Bring It On!

Focus On The Family Launches First Attack On Obama

June 5th, 2008 | by Daniel DiRito |

When you really study the mindset of religious conservatives, one of their primary motivation is making sure they hold onto their money and that means they rarely ever connect taxation with the notion that the government serves as a safety net for those in need. Rather than step up and fill the void for those in need, groups like Focus On The Family instead make silly videos like the one that follows…videos that suggest that half the country wants to live off the hard work of the other half.

Which leads me to wonder what exactly is the mission of religious organizations like Focus On The Family? Ironically, these are the same groups that are afforded tax exempt status by the government on the premise that they provide some of the services that may otherwise be an additional burden for the government to assume.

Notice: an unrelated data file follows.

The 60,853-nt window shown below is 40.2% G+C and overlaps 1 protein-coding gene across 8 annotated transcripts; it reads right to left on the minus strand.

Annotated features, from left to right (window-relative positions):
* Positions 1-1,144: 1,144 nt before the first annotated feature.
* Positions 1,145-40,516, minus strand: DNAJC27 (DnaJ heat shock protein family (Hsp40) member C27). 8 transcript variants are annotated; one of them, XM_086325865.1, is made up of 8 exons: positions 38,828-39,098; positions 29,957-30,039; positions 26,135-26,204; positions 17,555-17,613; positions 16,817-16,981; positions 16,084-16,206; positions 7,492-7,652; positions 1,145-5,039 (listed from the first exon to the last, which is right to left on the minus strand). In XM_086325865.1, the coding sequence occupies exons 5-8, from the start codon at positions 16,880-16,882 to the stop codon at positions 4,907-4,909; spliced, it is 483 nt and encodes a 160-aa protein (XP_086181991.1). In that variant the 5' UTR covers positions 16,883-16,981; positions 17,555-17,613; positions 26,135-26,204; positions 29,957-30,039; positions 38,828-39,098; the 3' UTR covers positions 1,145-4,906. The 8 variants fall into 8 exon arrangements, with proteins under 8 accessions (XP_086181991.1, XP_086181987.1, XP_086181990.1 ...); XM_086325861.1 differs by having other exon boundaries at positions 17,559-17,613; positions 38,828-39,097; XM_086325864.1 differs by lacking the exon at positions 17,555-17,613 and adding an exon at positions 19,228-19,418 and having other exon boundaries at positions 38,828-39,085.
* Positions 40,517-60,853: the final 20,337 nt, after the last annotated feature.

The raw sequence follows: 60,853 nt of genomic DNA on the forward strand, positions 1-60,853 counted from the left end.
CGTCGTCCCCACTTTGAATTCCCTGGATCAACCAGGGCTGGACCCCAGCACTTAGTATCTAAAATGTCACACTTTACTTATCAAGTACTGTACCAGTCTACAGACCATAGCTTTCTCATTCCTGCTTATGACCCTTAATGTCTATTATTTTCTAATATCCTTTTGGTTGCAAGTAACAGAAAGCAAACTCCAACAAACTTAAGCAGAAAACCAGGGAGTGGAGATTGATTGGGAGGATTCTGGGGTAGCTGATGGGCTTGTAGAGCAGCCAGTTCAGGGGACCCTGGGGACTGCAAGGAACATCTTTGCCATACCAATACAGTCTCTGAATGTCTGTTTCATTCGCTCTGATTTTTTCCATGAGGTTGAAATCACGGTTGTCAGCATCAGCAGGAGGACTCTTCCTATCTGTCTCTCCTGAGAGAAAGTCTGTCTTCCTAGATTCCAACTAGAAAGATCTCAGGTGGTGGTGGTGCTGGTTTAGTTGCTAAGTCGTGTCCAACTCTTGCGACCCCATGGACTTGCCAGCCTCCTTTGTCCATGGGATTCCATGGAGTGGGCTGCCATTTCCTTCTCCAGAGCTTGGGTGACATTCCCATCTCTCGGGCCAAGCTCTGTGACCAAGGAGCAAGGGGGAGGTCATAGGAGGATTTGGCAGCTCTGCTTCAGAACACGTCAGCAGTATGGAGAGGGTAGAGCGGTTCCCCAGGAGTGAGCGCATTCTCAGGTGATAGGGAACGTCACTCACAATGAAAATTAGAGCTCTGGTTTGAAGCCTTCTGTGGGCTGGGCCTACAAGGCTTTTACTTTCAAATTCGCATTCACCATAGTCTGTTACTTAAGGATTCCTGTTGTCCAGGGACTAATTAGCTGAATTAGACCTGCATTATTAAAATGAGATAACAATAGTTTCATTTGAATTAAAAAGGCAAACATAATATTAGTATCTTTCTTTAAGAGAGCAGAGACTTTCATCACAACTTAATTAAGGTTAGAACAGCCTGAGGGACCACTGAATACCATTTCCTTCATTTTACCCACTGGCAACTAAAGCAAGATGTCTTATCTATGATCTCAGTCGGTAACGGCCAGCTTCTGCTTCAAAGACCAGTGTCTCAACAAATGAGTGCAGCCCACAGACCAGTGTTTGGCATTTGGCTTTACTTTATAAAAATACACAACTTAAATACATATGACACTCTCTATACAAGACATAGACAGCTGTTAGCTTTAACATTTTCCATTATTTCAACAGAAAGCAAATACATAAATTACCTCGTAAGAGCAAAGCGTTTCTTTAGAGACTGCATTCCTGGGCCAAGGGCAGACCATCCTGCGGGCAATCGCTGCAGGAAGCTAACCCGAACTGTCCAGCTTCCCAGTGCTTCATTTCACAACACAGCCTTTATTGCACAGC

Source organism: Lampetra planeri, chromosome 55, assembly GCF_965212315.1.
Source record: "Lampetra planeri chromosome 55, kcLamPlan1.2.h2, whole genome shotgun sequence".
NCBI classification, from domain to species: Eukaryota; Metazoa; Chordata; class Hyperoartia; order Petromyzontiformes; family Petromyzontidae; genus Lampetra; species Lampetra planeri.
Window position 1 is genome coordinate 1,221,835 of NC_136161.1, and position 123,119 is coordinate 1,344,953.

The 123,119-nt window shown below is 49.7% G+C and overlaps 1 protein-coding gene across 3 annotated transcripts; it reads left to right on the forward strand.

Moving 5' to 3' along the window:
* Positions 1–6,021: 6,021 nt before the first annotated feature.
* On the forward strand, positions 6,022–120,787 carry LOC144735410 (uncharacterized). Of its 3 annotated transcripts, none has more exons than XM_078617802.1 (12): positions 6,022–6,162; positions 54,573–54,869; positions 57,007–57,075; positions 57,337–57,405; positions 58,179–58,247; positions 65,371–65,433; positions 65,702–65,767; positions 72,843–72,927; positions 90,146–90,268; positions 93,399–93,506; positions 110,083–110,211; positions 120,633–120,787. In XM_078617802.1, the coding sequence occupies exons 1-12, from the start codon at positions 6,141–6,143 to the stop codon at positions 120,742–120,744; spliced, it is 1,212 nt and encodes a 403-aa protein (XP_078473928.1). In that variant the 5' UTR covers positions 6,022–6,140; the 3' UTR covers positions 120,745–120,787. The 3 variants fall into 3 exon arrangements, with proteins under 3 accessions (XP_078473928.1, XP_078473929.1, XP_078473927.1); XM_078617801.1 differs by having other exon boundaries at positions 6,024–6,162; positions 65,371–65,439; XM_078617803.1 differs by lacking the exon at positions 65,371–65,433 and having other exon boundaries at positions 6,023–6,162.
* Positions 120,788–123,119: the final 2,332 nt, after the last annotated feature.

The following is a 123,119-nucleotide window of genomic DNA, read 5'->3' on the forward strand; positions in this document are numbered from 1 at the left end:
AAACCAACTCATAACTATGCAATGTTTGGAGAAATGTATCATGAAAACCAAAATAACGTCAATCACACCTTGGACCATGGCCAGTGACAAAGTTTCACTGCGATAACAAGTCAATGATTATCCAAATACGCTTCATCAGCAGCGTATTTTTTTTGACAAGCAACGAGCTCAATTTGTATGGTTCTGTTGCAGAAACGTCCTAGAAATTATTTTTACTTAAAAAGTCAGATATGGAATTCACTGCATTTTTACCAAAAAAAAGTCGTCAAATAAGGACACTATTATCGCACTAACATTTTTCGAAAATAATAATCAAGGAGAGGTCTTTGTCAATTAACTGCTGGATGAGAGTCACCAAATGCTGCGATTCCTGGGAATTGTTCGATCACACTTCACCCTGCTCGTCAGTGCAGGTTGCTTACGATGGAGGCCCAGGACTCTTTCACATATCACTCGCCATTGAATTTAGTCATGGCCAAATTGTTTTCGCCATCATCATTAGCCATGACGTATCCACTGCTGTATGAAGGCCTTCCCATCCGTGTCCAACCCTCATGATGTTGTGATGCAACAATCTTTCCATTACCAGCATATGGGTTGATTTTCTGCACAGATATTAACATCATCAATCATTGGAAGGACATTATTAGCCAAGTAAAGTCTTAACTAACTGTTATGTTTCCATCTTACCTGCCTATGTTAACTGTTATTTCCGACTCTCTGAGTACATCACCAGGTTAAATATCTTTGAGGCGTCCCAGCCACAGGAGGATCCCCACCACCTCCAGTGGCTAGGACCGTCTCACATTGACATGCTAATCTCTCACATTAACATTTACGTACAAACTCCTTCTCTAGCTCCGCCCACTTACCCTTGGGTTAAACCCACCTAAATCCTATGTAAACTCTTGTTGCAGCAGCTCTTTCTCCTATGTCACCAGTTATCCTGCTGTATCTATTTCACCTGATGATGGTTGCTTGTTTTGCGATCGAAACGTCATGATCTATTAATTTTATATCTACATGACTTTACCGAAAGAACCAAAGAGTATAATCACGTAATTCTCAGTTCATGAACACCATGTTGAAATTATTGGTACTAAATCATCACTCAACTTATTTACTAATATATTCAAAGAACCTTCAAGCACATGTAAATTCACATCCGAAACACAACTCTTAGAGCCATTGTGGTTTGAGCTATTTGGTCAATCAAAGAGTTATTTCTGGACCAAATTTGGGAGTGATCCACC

Now I could be wrong, but it seems to me that this would include helping the poor (think outreach programs like food banks), helping those who may not be able to afford health care (think hospitals run by religious orders), and providing educational services (think parochial schools). In other words, in exchange for no tax burden, the government can expect these organizations to assist in providing valuable services to the citizenry.

So when I see organizations like Focus On The Family railing against liberalism (translated to mean welfare programs), it seems to me that these people want their cake and eat it too. Which brings me to proselytizing and their efforts to promote legislation that comports with their Biblically based beliefs.

My impression is that these groups are willing to offer assistance in return for an allegiance to their beliefs. Providing services to those who may think differently or not share their same values isn’t of interest to them. Hence, when the government elects to spend tax dollars (which means THEIR money) on people without regard for moral imperatives or religious beliefs, they would prefer to shut those programs down.